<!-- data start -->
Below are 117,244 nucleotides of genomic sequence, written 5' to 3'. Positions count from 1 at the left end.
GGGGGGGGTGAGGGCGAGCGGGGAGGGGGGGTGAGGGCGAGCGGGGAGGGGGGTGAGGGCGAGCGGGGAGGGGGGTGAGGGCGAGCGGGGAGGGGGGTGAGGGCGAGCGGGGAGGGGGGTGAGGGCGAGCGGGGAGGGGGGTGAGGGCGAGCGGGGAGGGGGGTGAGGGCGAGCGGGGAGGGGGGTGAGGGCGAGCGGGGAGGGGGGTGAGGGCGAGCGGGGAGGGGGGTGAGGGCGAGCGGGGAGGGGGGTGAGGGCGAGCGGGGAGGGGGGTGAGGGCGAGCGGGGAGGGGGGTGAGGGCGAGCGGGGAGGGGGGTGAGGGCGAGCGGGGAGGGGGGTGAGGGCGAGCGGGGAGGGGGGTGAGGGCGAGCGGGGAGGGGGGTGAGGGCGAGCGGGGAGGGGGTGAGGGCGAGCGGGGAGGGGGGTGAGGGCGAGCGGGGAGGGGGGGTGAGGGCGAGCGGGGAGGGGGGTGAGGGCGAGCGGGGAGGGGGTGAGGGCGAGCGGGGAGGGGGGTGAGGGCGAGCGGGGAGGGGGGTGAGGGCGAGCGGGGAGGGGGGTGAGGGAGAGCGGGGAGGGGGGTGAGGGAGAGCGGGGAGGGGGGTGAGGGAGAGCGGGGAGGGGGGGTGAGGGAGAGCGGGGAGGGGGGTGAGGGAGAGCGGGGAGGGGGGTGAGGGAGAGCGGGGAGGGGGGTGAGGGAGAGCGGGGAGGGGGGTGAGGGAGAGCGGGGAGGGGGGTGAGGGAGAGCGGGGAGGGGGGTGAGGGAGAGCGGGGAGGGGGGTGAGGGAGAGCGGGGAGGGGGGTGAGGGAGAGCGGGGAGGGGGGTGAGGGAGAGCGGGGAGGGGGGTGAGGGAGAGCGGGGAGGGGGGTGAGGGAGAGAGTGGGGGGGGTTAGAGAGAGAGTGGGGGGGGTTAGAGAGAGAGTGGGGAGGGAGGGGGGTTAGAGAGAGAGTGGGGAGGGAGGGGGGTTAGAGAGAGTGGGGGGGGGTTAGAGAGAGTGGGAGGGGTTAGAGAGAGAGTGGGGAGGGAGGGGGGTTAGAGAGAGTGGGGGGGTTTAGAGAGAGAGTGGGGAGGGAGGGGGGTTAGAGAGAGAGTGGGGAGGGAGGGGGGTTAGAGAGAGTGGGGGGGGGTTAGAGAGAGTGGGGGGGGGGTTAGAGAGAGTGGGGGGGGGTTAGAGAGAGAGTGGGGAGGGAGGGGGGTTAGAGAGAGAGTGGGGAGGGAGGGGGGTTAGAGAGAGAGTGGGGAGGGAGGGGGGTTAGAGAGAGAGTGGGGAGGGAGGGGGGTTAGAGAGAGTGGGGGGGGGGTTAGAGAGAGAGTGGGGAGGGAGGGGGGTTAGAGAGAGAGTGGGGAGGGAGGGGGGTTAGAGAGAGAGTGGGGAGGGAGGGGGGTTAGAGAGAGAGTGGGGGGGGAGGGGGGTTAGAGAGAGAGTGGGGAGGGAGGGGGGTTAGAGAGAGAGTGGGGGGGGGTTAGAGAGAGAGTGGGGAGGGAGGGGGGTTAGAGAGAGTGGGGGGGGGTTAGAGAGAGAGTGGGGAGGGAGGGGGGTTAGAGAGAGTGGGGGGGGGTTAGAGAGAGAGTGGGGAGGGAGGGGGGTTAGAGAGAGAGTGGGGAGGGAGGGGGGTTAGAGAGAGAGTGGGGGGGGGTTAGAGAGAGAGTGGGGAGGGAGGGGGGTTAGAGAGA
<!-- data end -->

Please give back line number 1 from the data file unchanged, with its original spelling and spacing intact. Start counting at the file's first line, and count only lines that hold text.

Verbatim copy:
Below are 117,244 nucleotides of genomic sequence, written 5' to 3'. Positions count from 1 at the left end.